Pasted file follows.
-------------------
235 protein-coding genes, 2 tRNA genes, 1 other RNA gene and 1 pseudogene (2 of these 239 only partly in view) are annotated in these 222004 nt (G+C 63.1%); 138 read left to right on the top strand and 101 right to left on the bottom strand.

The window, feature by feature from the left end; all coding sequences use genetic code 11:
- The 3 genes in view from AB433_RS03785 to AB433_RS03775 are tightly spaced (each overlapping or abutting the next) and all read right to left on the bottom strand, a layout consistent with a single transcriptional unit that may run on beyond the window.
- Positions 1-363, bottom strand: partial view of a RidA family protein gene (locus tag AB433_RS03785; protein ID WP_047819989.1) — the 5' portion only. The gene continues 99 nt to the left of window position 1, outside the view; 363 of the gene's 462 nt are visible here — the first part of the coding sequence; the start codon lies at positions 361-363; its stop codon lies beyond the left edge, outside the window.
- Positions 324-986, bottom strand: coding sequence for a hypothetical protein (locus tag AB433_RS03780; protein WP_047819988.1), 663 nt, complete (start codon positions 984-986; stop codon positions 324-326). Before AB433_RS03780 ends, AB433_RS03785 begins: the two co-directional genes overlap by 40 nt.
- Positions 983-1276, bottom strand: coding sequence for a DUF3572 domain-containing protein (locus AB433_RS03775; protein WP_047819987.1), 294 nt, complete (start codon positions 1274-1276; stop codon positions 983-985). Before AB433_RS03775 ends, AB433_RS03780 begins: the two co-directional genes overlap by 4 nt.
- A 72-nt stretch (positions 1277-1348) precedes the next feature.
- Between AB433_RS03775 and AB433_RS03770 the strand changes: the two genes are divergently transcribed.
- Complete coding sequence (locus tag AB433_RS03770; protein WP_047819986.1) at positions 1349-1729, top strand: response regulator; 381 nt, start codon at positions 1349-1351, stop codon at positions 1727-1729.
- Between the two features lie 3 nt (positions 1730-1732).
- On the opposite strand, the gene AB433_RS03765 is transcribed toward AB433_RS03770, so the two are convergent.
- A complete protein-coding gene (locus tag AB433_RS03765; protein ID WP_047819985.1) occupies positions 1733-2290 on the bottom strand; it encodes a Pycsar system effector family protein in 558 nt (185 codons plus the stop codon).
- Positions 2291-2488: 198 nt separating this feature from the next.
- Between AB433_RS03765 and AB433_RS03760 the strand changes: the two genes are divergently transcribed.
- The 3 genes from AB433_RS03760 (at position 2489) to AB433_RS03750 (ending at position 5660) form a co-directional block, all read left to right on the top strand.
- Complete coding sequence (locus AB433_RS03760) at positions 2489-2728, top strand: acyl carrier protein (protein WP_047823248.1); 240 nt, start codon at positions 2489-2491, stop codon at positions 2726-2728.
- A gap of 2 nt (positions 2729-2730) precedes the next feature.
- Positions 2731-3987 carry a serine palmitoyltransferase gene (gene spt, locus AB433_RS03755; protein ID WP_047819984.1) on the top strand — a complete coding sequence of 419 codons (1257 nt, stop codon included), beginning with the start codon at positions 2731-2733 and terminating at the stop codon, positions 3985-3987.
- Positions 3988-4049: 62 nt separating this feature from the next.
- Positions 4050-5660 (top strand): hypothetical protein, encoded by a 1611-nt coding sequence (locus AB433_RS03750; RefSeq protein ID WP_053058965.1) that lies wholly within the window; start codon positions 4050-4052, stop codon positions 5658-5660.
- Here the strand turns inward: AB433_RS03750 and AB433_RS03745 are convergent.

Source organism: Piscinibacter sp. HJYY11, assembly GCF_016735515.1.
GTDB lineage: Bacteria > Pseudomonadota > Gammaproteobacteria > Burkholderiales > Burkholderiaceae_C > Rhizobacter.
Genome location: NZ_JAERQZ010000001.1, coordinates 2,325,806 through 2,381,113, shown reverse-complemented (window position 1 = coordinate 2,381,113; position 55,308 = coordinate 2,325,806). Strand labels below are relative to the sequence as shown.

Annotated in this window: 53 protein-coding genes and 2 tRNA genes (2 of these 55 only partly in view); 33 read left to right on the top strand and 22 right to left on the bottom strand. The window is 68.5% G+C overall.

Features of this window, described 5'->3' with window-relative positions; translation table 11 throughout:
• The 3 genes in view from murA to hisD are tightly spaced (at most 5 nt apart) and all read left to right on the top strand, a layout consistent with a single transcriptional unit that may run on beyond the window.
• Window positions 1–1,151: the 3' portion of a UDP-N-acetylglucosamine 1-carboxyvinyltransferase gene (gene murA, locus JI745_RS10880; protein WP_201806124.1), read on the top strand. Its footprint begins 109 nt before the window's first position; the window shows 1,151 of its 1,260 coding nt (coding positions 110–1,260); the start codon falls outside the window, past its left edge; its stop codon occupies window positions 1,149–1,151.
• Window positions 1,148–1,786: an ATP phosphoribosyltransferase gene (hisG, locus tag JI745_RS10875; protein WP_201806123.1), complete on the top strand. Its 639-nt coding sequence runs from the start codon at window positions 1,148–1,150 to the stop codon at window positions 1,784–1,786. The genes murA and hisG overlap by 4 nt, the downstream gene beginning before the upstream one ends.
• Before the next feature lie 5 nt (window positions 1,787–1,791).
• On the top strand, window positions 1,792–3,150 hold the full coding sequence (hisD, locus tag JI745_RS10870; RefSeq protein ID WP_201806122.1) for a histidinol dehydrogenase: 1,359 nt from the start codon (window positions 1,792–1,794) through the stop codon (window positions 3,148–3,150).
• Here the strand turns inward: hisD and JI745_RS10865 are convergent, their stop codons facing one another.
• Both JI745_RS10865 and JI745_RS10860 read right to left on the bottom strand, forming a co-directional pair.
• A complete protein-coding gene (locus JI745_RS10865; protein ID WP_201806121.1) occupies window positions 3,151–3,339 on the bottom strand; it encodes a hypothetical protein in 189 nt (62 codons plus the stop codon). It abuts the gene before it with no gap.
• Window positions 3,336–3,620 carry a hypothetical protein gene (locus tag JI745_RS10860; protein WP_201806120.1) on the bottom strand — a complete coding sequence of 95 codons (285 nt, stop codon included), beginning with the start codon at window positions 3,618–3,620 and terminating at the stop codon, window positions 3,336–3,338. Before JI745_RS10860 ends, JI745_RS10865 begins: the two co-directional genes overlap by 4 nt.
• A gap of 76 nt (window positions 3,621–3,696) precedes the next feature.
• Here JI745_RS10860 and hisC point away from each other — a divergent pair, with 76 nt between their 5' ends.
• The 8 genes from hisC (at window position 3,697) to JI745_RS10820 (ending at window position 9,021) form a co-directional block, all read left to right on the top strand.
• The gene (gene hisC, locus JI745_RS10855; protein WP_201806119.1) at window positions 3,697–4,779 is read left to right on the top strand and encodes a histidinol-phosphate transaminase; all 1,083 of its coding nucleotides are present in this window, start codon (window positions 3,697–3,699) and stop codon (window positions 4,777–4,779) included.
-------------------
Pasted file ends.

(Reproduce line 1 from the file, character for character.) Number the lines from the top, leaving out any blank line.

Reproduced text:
235 protein-coding genes, 2 tRNA genes, 1 other RNA gene and 1 pseudogene (2 of these 239 only partly in view) are annotated in these 222004 nt (G+C 63.1%); 138 read left to right on the top strand and 101 right to left on the bottom strand.